It has been a couple of weeks longer than anticipated to make another post. Both Tillie and I got sick on our trip to China, and it took a couple of weeks to recover. In addition we made a trip to PA for Tillie’s dad’s ninety-first birthday. But we are back on a more regular schedule now. The following post is the last in the series on “Empowerred Discipleship.”
The last two essays in this series have focused on fasting and prayer. In this essay we are going to study two of Jesus’ parables on prayer, the two that teach importunity or persistence in prayer. The first is the parable of the “Friend at Midnight,” located in Luke 11:5-8. The context for this parable is seen in verse one of the same chapter. It says, “He was praying in a certain place, and after he had finished, one of his disciples said to him, ‘Lord, teach us to pray, as John taught his disciples.’”
Jesus’ reply to the disciple’s request to teach them to pray was two-fold. The first part of his response was to give them the so-called Lord’s Prayer. We studied this prayer (as recorded in the Sermon on the Mount) in our last essay. Luke records the prayer, which Jesus may have given on several occasions, in this different context. The second part of Jesus’ reply was the parable of the “Friend at Midnight.”
And he said to them, “Suppose one of you has a friend, and you go to him at midnight and say to him, ‘Friend, lend me three loaves of bread: for a friend of mine has arrived, and I have nothing to set before him.’ And he answered from within, ‘Do not bother me: the door has already been locked, and my children are with me in bed; I cannot get up and give you anything.’ I tell you, even though he will not get up and give him anything, because he is his friend, at least because of his persistence he will get up and give him whatever he needs.”
The point of this parable is fairly obvious. Be persistent in prayer. But it is important to realize two things as we ponder that truth. First, it is crucial that we understand that the parable is not about God. That is, Jesus was not saying that God is like the neighbor who didn’t want to help his friend. On the contrary we know from many other scriptures that God is the opposite of that neighbor. He always is ready to receive us and help us.
To put it another way, Jesus was not explaining why God doesn’t immediately answer our prayers the way we would like. All too often we pray naively, thinking that prayer is a means of getting God to grant our desires. We forget that prayer is a means of honoring and glorifying our heavenly Father, a means of communion with our creator, and a means of receiving spiritual nourishment. As we saw in our study of the Lord’s Prayer in the last essay, even when we talk with God about our material, spiritual and moral needs, it is our relationship with him that is central, not what he can do for us. And we must never forget that.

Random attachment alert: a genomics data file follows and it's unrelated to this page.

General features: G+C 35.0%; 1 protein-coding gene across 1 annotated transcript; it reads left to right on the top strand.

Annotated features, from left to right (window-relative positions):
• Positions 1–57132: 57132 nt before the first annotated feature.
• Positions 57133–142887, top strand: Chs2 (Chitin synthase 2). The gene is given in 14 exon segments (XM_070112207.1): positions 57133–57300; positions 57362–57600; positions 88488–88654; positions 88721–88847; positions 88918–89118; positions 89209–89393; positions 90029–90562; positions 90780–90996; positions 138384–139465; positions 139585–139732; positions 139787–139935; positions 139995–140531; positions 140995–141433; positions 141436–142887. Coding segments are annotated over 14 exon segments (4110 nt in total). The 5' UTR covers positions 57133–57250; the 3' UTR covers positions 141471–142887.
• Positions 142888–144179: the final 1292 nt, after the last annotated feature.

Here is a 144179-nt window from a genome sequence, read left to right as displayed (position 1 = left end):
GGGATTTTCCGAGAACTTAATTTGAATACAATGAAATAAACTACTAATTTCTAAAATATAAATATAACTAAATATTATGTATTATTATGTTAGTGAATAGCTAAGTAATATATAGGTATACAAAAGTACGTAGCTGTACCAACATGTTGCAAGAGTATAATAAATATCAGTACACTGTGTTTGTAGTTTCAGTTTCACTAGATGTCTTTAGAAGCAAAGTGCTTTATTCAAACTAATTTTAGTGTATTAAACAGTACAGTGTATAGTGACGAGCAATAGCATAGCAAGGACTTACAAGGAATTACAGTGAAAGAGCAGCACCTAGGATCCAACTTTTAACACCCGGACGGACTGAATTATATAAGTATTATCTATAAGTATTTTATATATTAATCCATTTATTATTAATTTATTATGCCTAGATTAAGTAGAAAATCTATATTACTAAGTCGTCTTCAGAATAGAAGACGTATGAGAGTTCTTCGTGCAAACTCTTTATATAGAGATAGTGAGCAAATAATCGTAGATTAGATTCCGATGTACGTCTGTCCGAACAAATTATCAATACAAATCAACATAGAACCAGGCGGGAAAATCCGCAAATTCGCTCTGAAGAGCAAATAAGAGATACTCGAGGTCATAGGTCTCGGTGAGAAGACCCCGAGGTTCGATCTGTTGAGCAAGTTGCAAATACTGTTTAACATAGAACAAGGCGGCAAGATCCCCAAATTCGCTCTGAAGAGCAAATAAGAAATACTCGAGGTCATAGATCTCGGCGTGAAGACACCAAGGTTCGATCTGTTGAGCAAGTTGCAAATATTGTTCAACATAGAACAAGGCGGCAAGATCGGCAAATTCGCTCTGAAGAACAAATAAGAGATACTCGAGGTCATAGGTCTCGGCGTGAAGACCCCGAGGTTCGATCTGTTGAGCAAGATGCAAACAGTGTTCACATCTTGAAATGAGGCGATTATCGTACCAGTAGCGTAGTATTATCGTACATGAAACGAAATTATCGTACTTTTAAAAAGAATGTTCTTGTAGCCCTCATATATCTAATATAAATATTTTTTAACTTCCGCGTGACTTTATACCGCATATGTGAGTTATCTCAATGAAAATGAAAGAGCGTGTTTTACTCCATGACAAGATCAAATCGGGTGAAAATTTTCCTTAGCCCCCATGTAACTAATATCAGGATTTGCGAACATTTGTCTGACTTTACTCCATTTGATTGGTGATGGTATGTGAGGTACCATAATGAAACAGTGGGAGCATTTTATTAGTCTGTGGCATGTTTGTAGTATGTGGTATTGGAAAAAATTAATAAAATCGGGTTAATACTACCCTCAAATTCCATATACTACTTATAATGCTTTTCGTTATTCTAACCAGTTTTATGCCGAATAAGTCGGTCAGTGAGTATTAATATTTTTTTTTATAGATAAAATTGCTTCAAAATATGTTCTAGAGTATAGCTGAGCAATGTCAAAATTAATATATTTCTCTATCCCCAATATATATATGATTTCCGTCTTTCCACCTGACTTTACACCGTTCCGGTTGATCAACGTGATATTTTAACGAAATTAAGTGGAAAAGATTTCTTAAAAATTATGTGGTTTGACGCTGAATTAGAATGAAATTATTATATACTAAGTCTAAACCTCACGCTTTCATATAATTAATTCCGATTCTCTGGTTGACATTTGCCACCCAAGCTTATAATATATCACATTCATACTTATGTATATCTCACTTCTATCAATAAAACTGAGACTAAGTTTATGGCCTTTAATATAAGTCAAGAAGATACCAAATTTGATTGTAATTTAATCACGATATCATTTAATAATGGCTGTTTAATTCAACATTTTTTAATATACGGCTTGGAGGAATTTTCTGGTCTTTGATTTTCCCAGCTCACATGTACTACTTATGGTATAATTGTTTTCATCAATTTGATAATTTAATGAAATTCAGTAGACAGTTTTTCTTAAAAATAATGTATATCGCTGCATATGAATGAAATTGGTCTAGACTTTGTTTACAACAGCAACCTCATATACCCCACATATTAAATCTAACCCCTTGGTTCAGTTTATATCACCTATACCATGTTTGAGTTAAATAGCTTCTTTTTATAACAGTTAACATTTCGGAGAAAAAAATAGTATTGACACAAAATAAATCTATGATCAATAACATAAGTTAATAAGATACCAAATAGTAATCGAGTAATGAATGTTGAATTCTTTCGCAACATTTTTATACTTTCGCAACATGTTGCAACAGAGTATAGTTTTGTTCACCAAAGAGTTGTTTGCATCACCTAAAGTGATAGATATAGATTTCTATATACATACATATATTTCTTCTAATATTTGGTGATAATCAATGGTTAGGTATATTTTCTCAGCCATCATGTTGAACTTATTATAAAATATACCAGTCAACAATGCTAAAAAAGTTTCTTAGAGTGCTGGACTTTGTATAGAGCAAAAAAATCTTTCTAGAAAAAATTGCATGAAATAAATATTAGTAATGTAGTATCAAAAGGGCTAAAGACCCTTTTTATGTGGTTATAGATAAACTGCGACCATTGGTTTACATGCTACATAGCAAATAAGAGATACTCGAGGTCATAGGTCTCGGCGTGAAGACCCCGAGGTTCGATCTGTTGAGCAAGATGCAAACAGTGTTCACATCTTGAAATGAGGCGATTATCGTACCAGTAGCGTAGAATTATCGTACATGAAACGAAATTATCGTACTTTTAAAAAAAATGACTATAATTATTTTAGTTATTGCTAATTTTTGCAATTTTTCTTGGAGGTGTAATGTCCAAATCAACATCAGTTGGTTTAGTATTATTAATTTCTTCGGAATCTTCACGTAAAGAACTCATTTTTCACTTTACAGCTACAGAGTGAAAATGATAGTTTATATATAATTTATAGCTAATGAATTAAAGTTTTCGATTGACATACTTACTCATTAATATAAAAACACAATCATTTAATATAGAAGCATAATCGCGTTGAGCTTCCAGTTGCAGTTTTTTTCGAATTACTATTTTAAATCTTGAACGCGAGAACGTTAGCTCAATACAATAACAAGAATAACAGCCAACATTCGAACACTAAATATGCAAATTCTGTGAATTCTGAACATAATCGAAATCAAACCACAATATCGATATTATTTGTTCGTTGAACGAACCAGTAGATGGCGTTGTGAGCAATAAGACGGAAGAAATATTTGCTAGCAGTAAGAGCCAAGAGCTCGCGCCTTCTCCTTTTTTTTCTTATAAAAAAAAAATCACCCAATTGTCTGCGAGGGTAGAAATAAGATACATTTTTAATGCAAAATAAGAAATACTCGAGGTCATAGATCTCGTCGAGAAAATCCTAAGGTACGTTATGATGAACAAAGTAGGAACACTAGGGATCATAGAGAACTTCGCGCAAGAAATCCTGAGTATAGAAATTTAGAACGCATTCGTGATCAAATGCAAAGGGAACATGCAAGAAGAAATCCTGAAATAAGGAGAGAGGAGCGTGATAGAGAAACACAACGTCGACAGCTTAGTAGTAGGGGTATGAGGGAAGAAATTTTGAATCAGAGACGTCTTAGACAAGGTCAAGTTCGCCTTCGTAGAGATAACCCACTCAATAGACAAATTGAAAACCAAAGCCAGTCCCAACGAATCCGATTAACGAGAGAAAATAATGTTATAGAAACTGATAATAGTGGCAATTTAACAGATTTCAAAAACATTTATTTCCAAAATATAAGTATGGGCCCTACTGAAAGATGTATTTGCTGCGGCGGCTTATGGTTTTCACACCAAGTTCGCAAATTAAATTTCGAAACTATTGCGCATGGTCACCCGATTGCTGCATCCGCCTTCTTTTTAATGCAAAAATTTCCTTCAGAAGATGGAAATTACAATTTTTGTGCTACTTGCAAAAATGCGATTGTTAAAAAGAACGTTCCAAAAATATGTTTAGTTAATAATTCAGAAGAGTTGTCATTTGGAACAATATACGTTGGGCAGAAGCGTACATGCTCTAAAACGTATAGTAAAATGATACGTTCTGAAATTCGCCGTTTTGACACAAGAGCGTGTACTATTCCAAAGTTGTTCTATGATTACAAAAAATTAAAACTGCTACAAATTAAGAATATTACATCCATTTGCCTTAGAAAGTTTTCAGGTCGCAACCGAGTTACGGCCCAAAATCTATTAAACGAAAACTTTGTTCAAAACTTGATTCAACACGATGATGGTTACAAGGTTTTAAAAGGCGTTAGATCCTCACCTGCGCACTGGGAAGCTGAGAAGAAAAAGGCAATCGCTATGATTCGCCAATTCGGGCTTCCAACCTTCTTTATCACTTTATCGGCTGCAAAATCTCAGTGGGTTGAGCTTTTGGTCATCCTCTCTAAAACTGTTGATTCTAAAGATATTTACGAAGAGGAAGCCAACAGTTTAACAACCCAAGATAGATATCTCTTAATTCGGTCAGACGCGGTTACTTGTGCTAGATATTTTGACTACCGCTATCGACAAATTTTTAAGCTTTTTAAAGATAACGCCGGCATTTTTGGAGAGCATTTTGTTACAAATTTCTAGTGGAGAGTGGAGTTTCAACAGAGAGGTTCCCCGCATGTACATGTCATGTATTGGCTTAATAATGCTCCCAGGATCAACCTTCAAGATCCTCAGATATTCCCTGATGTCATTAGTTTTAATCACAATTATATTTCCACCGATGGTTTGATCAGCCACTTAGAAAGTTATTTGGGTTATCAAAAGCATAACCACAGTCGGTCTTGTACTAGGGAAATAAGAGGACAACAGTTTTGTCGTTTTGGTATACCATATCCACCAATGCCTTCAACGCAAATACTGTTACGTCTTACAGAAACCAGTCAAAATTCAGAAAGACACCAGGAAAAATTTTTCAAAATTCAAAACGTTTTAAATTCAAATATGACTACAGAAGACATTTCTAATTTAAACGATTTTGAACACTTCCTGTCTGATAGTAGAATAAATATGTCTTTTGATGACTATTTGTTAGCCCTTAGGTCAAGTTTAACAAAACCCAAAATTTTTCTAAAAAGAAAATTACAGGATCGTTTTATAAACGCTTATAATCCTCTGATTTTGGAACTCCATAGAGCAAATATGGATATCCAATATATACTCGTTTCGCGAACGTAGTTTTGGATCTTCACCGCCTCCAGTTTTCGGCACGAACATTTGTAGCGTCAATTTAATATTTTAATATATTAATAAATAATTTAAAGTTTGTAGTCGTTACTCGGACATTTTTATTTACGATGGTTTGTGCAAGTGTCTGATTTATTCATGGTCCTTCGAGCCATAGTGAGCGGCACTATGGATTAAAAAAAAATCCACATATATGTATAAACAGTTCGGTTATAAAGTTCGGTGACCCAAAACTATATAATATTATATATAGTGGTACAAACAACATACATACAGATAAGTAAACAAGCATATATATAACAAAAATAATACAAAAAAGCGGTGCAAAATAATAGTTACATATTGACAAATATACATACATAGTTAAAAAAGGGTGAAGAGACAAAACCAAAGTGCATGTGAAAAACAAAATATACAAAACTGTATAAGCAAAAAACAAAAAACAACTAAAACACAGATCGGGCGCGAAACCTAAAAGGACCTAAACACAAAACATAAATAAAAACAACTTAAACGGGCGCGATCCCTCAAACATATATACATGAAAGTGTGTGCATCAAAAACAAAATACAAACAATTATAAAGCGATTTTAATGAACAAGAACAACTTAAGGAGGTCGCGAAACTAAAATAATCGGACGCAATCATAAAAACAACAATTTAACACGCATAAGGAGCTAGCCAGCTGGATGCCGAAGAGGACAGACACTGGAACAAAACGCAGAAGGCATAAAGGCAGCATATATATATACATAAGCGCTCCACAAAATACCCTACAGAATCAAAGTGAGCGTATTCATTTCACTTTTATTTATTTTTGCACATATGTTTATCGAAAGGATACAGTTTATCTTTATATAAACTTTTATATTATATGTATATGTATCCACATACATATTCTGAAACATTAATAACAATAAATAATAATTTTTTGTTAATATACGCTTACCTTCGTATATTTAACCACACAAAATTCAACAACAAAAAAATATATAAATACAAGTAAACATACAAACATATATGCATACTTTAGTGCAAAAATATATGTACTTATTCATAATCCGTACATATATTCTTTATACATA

Thus the parable of the “Friend at Midnight” is not about the way God answers our prayers. Rather it is about our reactions to situations where our prayers are not answered the way we would like. We may not understand why God does not answer our prayers, as we would like, but we understand that God cares about us and about the situations we bring to him. Therefore we can pray persistently in the confidence that our relationship with him will somehow bring us through.
The second thing we must realize as we ponder the parable of the “Friend at Midnight” is the context. As Warren Wiersbe reminds us, it is significant that the parable is linked with the Lord’s Prayer. Although the parable illustrates persistence in prayer, it is based on friendship, whereas our relationship with the One to whom we pray is one of father and child, not friendship. Again I remind you, it is the relationship that is the key.
In the parable, the man finally gets what he needs from his friend, because of his persistence. So how much more will persistence in our prayers to our heavenly Father bring blessings to us. In the parable, the man with the need was merely a friend. He was outside trying to get his friend to unlock his door and help him. But we are children. Therefore we are inside the family, which means that we are inside the house with a loving Father. What a difference!
Our Father does answer our prayers, though not always as we ask or desire. He answers, because he loves us. But he always answers in ways that bring glory to his name. That is why Jesus taught us to pray, “hallowed be your name.” There is a sense in which we sully God’s name when we pray in ways that do not hallow or glorify his name.
Finally, persistence in prayer must not be thought of as a means of getting God to change his mind about something. Again in the model prayer, as recorded in the Sermon on the Mount, Jesus taught us to pray, “your will be done on earth as it is in heaven.” We are to be persistent in prayer not to get what we want, but to get what he wants. We must learn to trust God as a child. We must learn to trust his answers to our prayers whatever they may be.